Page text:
THE TEMPORARY FISHING BRIDGES OF THE ENAWENÊ-NAWÊ
LOCATION | Matto Grosso, Brazil
TYPOLOGY | Bridging & Damming
SYSTEM | Fishing Bridges
PEOPLE | Enawenê-nawê
Along the snaking Juruena River in the tropical forest of Western Brazil, circular clearings appear in the endless rainforest canopy. These are villages belonging to the Enawenê-nawê, a tribe whose spiritual life orbits around their fishing rituals in the river at the edge of the Amazon basin. They are innovative dam builders and expert fishermen whose extraordinary territory of rainforest and savannah offers a subsistence lifestyle based on crops like corn and manioc, honey, and above all, abundant fish. They are divided into clans and live in a dozen large malocas, or communal houses, made of wood and thatch built in a circle surrounding the center of the village where ceremonies and rituals are performed. For hundreds of years the tribe of just ninety-seven thrived until contact with a 1974 expedition led by Jesuit Thomaz de Aguino Lisboa. Today, the traditional lifestyle of the now five hundred people is threatened by the construction of several upstream hydroelectric dams.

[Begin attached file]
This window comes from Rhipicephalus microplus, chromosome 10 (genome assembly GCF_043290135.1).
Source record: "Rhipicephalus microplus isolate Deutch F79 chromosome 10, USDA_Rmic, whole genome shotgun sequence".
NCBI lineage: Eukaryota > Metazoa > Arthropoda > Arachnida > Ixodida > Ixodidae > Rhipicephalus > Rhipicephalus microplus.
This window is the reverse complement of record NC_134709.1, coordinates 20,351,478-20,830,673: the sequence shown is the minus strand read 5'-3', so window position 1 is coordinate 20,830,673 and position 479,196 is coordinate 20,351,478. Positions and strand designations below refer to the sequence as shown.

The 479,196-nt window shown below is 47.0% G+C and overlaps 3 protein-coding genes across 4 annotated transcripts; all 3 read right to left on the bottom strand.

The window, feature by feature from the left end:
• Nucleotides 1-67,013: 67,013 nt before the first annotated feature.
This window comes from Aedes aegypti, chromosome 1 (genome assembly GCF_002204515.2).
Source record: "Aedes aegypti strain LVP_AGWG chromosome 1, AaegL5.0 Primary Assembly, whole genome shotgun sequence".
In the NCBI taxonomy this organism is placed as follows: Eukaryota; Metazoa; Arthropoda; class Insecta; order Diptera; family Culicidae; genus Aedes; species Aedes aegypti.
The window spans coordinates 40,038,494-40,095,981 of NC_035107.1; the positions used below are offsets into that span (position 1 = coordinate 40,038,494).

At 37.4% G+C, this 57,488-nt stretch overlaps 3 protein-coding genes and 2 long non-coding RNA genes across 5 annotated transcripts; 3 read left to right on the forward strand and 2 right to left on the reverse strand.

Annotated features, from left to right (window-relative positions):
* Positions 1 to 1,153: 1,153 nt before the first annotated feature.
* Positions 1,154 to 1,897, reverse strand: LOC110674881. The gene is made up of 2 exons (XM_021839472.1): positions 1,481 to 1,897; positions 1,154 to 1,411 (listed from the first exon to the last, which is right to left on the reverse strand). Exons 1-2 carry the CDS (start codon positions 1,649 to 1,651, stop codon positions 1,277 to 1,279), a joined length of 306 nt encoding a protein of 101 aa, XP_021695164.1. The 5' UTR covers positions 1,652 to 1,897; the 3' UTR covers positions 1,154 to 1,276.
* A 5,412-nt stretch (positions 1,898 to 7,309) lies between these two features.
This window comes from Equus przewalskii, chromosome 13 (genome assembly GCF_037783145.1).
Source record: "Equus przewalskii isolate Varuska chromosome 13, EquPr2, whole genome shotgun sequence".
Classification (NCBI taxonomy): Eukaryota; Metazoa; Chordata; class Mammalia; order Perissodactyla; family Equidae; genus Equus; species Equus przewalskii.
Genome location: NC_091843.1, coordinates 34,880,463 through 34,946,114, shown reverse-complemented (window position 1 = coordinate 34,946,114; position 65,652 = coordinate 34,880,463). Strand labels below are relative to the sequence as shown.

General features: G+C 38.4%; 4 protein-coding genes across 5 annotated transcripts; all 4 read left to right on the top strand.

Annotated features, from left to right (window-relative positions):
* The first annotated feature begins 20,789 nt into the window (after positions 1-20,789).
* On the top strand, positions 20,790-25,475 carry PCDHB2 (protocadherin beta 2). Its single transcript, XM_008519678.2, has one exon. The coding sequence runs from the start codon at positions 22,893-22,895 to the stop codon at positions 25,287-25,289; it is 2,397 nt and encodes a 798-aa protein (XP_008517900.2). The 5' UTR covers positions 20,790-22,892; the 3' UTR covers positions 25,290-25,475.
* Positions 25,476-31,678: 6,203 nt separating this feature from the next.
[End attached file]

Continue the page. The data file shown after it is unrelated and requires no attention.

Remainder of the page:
Illustrations by Despoina Kinaraki